Hereditary contribution to ovarian cancer

The hereditary basis of ovarian cancer is becoming more defined with up to 20 per cent of all invasive ovarian cancer cases now estimated to result from a mutated cancer predisposition gene. We have shown that at least 14 per cent of all invasive ovarian cancer cases are due to germline BRCA1 and BRCA2 gene mutations (Alsop et. al, 2012). Most of the remaining cases are likely due to germline mutations in other genes, with the mismatch repair (MMR) genes associated with Lynch syndrome (hereditary non-polyposis colorectal cancer syndrome, HNPCC) likely to be predominant. The Hereditary contribution to ovarian cancer project aims to define the contribution of hereditary genes to non-serous ovarian cancer. It is collaboration with the Australian Ovarian Cancer Study, the Peter MacCallum Cancer Centre Pathology Department, and the Familial Cancer Centre, as well as other international ovarian cancer research cohorts.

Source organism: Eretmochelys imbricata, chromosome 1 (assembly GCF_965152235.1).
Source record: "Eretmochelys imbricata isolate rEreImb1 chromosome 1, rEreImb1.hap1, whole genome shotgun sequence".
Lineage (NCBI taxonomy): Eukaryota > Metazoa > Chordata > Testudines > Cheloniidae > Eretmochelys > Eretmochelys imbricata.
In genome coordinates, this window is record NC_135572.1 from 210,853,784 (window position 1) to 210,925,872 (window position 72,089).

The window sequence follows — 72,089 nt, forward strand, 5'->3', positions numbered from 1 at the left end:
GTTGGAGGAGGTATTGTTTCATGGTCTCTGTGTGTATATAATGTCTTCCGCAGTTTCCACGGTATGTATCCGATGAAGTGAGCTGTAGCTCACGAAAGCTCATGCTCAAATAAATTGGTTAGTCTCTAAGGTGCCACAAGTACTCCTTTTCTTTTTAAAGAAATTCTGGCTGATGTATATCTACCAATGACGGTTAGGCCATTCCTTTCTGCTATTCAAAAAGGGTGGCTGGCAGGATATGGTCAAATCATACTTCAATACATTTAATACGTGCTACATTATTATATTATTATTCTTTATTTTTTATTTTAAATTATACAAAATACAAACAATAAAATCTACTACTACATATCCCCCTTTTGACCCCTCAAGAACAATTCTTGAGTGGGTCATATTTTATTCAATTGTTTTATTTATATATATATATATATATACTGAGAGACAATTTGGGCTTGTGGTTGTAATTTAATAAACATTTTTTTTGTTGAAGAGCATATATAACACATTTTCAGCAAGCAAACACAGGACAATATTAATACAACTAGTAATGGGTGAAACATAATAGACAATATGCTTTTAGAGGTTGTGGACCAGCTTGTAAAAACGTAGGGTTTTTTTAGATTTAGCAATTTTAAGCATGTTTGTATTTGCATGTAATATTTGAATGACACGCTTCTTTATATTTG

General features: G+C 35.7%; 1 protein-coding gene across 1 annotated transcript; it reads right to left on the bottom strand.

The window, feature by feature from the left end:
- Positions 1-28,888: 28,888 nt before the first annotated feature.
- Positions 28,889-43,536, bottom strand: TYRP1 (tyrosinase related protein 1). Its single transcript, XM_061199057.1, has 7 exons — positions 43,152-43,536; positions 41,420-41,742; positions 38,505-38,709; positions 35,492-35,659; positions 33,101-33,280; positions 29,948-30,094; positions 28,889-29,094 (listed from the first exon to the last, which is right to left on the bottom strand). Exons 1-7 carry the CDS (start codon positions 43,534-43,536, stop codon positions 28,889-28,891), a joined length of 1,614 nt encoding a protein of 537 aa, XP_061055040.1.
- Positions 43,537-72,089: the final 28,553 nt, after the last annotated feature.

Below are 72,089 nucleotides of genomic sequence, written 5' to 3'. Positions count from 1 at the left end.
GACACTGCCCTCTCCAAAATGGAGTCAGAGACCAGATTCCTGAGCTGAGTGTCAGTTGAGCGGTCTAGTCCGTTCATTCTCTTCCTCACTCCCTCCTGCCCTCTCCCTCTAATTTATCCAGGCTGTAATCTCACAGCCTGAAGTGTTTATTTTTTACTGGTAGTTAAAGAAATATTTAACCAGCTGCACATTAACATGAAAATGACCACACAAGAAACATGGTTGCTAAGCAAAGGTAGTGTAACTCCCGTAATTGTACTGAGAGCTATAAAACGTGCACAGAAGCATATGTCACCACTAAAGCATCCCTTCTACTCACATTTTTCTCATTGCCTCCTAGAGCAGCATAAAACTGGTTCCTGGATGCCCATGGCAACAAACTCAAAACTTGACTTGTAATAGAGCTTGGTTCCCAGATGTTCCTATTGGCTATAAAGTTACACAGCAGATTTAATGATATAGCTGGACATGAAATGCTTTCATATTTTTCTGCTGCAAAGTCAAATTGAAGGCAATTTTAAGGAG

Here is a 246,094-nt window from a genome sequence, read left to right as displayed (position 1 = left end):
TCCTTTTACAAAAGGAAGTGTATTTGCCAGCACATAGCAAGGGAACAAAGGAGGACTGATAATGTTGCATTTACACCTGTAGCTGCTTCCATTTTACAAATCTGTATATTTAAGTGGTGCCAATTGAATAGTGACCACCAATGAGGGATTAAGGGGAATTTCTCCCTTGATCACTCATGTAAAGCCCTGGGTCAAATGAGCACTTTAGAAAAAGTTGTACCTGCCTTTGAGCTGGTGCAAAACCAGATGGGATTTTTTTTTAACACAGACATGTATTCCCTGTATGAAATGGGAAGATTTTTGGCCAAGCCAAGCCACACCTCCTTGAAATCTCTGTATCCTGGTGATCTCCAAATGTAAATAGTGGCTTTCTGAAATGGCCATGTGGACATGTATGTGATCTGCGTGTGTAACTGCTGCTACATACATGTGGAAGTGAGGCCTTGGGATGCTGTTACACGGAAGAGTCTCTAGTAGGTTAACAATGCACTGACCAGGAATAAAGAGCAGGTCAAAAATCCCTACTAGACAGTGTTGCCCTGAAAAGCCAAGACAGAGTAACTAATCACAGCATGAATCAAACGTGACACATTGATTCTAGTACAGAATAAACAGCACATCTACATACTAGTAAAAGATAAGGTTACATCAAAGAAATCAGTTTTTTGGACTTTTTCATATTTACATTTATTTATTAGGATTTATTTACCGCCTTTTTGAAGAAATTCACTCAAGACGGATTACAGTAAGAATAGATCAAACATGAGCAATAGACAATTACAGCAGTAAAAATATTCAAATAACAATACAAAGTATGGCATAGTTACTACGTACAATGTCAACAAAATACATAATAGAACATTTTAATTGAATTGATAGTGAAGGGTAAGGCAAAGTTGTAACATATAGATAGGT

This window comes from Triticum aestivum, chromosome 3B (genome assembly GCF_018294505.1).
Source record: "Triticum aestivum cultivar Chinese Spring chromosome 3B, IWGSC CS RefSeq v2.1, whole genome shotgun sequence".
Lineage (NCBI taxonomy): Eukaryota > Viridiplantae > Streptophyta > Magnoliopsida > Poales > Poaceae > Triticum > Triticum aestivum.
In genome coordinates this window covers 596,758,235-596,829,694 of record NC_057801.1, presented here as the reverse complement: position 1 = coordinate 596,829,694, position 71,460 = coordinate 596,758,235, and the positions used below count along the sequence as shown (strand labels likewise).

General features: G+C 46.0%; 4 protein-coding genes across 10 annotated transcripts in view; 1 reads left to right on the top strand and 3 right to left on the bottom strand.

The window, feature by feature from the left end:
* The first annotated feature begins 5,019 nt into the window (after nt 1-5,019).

Cancer Australia 

Principal Investigator/s 

Associate Professor Paul James 

Contact details 

Ms Kathryn Alsop 

Email: This email address is being protected from spambots. You need JavaScript enabled to view it. 

Project group:  

Familial Cancer Research Centre 


  • Alsop KA, Fereday S, Meldrum C, deFazio A, Emmanuel C, George J, Dobrovic A, Birrer MJ, Webb PM, The Australian Ovarian Cancer Study Group, Stewart C, Friedlander M, Fox S, Bowtell D, Mitchell G. BRCA mutation frequency and patterns of treatment response in BRCA mutation positive women with ovarian cancer. Journal of Clinical Oncology. 2012 30(21):2654-63 

Project status 

  • Ongoing